Joel has worked for more than 25 years in the industrial automation and control industry. Joel's unique approach to security emphasizes the processes and people used to implement security programs, rather than relying solely on technology or "products".  The best strategy for comprehensive security balances People, Processes and Products.   His perspective has been sought and cited by numerous industry publications focused on both industrial automation and information security.  Most recently he has played a central role in the analysis and implications of the Stuxnet worm, including new methods of mitigating current and future attacks on critical infrastructure.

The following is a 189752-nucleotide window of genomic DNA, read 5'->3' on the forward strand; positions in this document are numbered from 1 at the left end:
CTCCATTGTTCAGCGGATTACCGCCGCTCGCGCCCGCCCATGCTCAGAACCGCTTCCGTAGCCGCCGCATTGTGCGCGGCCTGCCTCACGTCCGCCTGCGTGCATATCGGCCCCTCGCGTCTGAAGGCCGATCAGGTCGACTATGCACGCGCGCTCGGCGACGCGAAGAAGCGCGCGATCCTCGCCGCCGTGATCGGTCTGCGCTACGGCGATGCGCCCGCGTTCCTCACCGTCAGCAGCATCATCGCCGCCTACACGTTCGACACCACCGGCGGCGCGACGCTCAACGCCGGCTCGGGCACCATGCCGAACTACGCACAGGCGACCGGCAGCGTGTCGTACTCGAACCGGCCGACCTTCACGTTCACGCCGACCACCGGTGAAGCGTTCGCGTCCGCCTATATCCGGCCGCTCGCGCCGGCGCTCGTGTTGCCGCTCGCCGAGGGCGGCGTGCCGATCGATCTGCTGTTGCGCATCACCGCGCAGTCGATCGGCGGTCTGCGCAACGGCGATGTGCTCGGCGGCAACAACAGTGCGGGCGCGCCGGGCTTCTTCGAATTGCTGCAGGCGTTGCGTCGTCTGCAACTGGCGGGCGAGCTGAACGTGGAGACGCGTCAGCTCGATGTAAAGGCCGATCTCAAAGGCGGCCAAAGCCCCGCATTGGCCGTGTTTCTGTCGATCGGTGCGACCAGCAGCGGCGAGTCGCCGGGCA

Joel is also the Director of Critical Infrastructure and SCADA representative for the Cyber Security Forum Initiative, where he was a lead contributor to a report on the use of could in cyber warfare.  He is a Certified Ethical Hacker, Certified Penetration Test, Cisco Certified Network Associate, and TüV Functional Safety Engineer. 

 

He will be presenting two presentations on Track 4

How Stuxnet Spreads (30 mins. Track 4, Day 1 04:15 pm - 06:00 pm block)

The Stuxnet worm is a sophisticated piece of computer malware designed to sabotage industrial assets. The worm used both known and previously unknown vulnerabilities to install, infect and propagate, and was powerful enough to evade state-of-the-practice security technologies and procedures, including firewalls, authentication, and anti-virus software to name a few.